I’m about to do something I’ve never done before.
Talk about pricing. Our pricing. Publicly.
I love running my own business. Absolutely love it. I’ve met some amazing people along the way, many who will be lifelong friends. But with happiness, also comes strife. Sacrifices. Hardships. Situations that keep you awake at night. And something that has been keeping me awake at night for a long time, is my pricing. Pricing tends to be the enormous elephant in the room. It’s always present, but nobody wants to talk about it.
Lucky for me, I happen to like elephants.
I had a conversation with a dear friend this week. She said one of the most profound, yet simple things to me—Artists think they are worth more than they really are. That statement stopped me in my tracks. I’ve been thinking about it ever since. I guess it’s because I agree with it—even though I don’t want to.
I raised my pricing about 6 months ago. I didn’t want to raise it. I did it because we want to start a family. Because I want my future child to have as much of my attention as humanly possible. Because every speaker at WPPI tells you to raise your prices, if you want to “make more and work less”.
They are wrong.
What they don’t tell you is that working less, sucks. And missing out on working with amazingly talented people, because they can’t afford you, sucks. Being expensive, just because you think you’re worth it, is ludicrous. It’s selfish. It’s egotistical. Because you know what? None of us are Coach. We’re not Ferrari, Prada, or even Tiffany & Co. We are not global. We are not even a household name in America, to our clients. We are artists for crying out loud. And you know what? We should be thankful people hire us. We get to do what we love and people give us money for it. It’s a blessing. I’m not saying you should give your talent away for peanuts, but if good, deserving people have to pass you by continually because of price—you’re doing it wrong.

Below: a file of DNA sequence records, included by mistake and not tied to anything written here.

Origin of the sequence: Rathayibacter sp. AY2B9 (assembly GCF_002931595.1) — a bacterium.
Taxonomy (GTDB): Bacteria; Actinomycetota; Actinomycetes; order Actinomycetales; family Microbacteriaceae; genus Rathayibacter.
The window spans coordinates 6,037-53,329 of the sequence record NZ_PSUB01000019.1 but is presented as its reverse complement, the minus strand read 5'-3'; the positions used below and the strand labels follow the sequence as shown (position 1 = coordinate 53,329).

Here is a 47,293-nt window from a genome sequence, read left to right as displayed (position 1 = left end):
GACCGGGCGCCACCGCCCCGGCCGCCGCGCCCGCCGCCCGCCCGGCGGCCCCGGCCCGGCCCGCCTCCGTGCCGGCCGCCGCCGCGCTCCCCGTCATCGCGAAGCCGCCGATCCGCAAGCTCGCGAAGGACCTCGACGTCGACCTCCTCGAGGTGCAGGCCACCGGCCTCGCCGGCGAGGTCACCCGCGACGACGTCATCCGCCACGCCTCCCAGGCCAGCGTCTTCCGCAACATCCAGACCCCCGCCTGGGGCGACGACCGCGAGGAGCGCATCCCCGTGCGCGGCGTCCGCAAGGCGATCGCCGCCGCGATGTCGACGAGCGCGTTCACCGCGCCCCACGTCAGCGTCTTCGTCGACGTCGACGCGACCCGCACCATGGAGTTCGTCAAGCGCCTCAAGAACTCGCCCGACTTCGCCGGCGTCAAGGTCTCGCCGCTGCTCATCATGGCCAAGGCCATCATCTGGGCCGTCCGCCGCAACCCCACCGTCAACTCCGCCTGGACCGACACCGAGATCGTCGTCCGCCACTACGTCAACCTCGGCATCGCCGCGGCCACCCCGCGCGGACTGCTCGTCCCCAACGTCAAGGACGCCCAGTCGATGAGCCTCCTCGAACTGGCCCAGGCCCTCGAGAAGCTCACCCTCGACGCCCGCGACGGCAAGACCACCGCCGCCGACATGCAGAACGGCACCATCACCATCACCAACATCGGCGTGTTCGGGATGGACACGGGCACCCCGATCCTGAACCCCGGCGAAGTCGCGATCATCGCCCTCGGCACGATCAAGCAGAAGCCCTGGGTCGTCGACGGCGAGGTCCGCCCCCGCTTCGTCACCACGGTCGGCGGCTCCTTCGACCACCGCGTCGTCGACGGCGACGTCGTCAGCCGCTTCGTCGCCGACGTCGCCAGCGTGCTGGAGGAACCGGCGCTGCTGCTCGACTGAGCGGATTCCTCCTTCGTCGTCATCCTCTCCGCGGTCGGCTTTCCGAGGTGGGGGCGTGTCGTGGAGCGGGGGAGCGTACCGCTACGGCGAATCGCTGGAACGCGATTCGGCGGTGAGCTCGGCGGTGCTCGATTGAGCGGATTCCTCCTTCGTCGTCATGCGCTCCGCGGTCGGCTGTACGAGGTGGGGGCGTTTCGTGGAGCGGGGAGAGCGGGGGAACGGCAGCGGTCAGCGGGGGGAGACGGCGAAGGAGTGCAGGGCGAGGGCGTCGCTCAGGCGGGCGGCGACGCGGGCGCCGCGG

This week, I lowered my prices back to what they were in 2011. That’s right. Pricing from TWO years ago. Because I, my friends, was doing it wrong. The design industry and photography industry is vain. We get stuck thinking that beauty should come at a cost. We think our talent is worth more than it is. I’m sorry, but that’s just not me, and I can’t fight it anymore.
Price yourself for the people you want to work with.
Edit: This post has created quite the stir, so let me make a mini public announcement! Please understand that this post is about my journey. I am in no way, shape, or form eluding to the fact that you should lower your prices just because I did. What I am saying, is that you should think twice about changing your pricing just because someone said you should. I think it goes without saying, but let me be very clear—there are many, many factors that go into pricing. Thinking about the type of client you want to attract is just one of several factors. Only you can determine what price works best for your business and the lifestyle you want to lead. Don’t let anyone else determine that for you—that was my point!